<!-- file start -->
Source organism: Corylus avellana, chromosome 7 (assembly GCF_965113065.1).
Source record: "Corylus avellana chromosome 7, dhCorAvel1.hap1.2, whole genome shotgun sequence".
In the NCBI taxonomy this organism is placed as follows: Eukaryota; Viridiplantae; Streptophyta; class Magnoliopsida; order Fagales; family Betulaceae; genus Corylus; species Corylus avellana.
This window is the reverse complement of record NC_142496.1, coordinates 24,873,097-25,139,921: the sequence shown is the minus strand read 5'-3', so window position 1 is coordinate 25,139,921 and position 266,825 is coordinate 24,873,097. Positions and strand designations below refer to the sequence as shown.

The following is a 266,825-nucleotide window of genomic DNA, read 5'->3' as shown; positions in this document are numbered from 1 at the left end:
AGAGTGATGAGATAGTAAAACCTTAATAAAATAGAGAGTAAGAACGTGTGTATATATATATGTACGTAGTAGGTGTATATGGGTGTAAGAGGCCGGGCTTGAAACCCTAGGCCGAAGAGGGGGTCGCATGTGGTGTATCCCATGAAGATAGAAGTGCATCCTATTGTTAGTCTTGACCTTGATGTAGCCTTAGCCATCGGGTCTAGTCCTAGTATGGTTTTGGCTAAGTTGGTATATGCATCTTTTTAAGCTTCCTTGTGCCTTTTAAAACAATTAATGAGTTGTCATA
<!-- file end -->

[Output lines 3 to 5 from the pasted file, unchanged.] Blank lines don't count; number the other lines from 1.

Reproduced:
In the NCBI taxonomy this organism is placed as follows: Eukaryota; Viridiplantae; Streptophyta; class Magnoliopsida; order Fagales; family Betulaceae; genus Corylus; species Corylus avellana.
This window is the reverse complement of record NC_142496.1, coordinates 24,873,097-25,139,921: the sequence shown is the minus strand read 5'-3', so window position 1 is coordinate 25,139,921 and position 266,825 is coordinate 24,873,097. Positions and strand designations below refer to the sequence as shown.

The following is a 266,825-nucleotide window of genomic DNA, read 5'->3' as shown; positions in this document are numbered from 1 at the left end: